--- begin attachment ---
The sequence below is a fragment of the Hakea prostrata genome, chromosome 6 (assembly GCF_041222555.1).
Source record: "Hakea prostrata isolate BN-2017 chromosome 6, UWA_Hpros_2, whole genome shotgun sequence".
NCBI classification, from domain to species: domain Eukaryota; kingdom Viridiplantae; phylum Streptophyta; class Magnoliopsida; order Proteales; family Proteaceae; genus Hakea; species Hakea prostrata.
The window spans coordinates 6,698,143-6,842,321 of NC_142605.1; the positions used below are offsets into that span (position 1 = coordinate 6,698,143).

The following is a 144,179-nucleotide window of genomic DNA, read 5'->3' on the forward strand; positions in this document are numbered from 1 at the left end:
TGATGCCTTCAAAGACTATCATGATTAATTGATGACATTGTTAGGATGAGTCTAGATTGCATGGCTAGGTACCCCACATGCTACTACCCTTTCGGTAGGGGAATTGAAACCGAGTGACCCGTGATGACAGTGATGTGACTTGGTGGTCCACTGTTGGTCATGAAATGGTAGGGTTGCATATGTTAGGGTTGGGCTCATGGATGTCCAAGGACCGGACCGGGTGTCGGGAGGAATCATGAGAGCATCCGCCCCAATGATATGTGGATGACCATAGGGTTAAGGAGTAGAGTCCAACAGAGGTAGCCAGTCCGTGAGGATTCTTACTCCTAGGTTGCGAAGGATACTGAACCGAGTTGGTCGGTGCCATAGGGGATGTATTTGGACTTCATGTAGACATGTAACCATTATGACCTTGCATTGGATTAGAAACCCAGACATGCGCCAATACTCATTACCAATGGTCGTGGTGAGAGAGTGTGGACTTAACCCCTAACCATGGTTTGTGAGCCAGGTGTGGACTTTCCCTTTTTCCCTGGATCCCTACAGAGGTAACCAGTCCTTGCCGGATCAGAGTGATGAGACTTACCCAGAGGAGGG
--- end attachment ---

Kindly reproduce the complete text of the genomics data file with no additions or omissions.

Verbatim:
The sequence below is a fragment of the Hakea prostrata genome, chromosome 6 (assembly GCF_041222555.1).
Source record: "Hakea prostrata isolate BN-2017 chromosome 6, UWA_Hpros_2, whole genome shotgun sequence".
NCBI classification, from domain to species: domain Eukaryota; kingdom Viridiplantae; phylum Streptophyta; class Magnoliopsida; order Proteales; family Proteaceae; genus Hakea; species Hakea prostrata.
The window spans coordinates 6,698,143-6,842,321 of NC_142605.1; the positions used below are offsets into that span (position 1 = coordinate 6,698,143).

The following is a 144,179-nucleotide window of genomic DNA, read 5'->3' on the forward strand; positions in this document are numbered from 1 at the left end:
TGATGCCTTCAAAGACTATCATGATTAATTGATGACATTGTTAGGATGAGTCTAGATTGCATGGCTAGGTACCCCACATGCTACTACCCTTTCGGTAGGGGAATTGAAACCGAGTGACCCGTGATGACAGTGATGTGACTTGGTGGTCCACTGTTGGTCATGAAATGGTAGGGTTGCATATGTTAGGGTTGGGCTCATGGATGTCCAAGGACCGGACCGGGTGTCGGGAGGAATCATGAGAGCATCCGCCCCAATGATATGTGGATGACCATAGGGTTAAGGAGTAGAGTCCAACAGAGGTAGCCAGTCCGTGAGGATTCTTACTCCTAGGTTGCGAAGGATACTGAACCGAGTTGGTCGGTGCCATAGGGGATGTATTTGGACTTCATGTAGACATGTAACCATTATGACCTTGCATTGGATTAGAAACCCAGACATGCGCCAATACTCATTACCAATGGTCGTGGTGAGAGAGTGTGGACTTAACCCCTAACCATGGTTTGTGAGCCAGGTGTGGACTTTCCCTTTTTCCCTGGATCCCTACAGAGGTAACCAGTCCTTGCCGGATCAGAGTGATGAGACTTACCCAGAGGAGGG